Let me give a shameless sales pitch for Freia’s Melkesjokolade.

The two times my fiance visited me in Texas prior to me immigrating, he brought with him enough chocolate to kill a number of medium-sized canines.

Sure, Smash is really good. It’s essentially chocolate-covered Bugles. Smil is like a Rolo that went to an Ivy League university. Kvikk Lunsj is everyone’s favorite trail snack (besides knekkebrød and brunost, which will have its own post). While I haven’t personally tried it, I hear it is basically a KitKat fit for a king.

But let’s get back to the real deal, here.

Once I had Melkesjokolade, that was it. It’s “et lite stykke Norge” (a little piece of Norway), and after you try it, you will wish you were a little resident of Norway so that you could have it whenever you wanted.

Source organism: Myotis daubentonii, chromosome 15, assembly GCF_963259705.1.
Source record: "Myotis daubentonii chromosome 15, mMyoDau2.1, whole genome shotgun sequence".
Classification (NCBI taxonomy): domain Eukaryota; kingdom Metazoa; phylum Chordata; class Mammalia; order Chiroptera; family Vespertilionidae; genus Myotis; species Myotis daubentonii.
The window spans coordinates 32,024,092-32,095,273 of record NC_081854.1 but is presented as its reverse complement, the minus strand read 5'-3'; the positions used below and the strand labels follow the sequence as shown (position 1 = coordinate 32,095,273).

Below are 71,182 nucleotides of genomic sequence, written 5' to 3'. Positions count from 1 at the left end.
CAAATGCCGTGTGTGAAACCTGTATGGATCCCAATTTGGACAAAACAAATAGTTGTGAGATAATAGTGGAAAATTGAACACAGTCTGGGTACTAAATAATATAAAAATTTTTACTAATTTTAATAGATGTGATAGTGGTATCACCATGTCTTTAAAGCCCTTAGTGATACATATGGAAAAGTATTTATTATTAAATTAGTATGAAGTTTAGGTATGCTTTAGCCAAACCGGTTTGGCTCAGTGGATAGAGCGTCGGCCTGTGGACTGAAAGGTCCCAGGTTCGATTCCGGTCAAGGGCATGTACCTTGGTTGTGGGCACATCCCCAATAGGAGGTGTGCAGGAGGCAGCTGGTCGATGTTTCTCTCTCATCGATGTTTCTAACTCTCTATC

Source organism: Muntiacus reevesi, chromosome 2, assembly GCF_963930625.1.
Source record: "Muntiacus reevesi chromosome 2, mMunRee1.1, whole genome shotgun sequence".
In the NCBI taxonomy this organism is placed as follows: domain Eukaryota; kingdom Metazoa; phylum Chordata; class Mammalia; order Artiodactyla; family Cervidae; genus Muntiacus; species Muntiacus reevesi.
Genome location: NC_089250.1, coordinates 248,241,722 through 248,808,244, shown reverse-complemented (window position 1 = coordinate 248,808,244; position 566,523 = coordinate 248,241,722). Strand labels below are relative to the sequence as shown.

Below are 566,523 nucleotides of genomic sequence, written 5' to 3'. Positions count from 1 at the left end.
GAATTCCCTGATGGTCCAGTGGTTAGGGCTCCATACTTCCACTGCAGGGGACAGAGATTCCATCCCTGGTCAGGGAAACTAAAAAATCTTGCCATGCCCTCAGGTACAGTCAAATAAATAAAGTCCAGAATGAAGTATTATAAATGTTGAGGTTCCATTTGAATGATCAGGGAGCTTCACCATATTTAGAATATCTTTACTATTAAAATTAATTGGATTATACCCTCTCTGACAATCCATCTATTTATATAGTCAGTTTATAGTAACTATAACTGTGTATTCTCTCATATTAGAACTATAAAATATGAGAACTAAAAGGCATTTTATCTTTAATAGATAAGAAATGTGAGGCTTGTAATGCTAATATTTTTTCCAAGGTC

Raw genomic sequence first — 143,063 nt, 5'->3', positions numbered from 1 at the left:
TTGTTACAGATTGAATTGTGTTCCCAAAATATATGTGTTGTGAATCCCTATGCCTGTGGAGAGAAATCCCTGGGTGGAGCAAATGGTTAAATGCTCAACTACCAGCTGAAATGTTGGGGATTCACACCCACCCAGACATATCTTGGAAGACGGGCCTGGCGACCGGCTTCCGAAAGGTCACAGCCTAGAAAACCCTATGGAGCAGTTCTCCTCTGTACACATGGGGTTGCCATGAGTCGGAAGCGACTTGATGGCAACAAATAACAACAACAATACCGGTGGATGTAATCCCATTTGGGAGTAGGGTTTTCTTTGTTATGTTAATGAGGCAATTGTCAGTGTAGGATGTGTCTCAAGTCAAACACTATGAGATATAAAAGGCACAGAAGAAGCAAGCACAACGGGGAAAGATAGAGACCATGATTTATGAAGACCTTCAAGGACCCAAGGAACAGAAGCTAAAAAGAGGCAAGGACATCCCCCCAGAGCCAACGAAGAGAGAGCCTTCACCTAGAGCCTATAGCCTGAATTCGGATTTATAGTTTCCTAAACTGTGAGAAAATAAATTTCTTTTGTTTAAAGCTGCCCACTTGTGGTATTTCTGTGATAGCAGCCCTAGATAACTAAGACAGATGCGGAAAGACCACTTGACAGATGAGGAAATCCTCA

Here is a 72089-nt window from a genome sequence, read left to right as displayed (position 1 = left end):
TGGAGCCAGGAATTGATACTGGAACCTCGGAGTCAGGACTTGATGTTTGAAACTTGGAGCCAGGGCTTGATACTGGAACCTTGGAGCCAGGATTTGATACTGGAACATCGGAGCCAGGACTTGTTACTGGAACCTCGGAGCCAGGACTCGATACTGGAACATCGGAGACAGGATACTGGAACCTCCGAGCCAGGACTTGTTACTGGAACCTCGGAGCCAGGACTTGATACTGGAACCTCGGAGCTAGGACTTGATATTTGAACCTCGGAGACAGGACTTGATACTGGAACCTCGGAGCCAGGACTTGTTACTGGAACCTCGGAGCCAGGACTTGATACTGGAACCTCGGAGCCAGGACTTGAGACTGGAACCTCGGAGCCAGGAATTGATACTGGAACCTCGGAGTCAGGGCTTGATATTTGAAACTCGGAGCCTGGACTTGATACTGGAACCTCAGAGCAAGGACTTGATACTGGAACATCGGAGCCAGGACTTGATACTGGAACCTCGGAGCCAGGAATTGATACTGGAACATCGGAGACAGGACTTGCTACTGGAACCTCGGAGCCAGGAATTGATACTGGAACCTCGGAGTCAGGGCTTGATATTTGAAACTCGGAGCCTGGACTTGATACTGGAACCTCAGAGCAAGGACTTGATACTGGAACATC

In between visits to and from Norway, I ate a fun-sized Mr. Goodbar. Mistake. It tasted like, well, dirt. Granted, I didn’t know how old it was, and its possible antiquity could have contributed to the soil-like taste and texture, but wow. I remembered even out-of-date American candy bars tasting at least decent, but Norwegian chocolate has ruined me for it.

Naturally, we had to figure out why it tasted better. We all know that chocolate isn’t just chocolate. At Wal-Mart (which Norway doesn’t have, by the way), there is every price range and quality of chocolate short of going to the Godiva store or something. We examined a Hershey’s bar and compared the contents with a little piece of Norway. The biggest difference we found was that Norwegian chocolate has more lard or rendered animal fat, and American chocolate has more refined sugar. I’m not sure that either of those ingredients is good for you, but at least if you are eating the lard-filled one, you are enjoying what you are eating.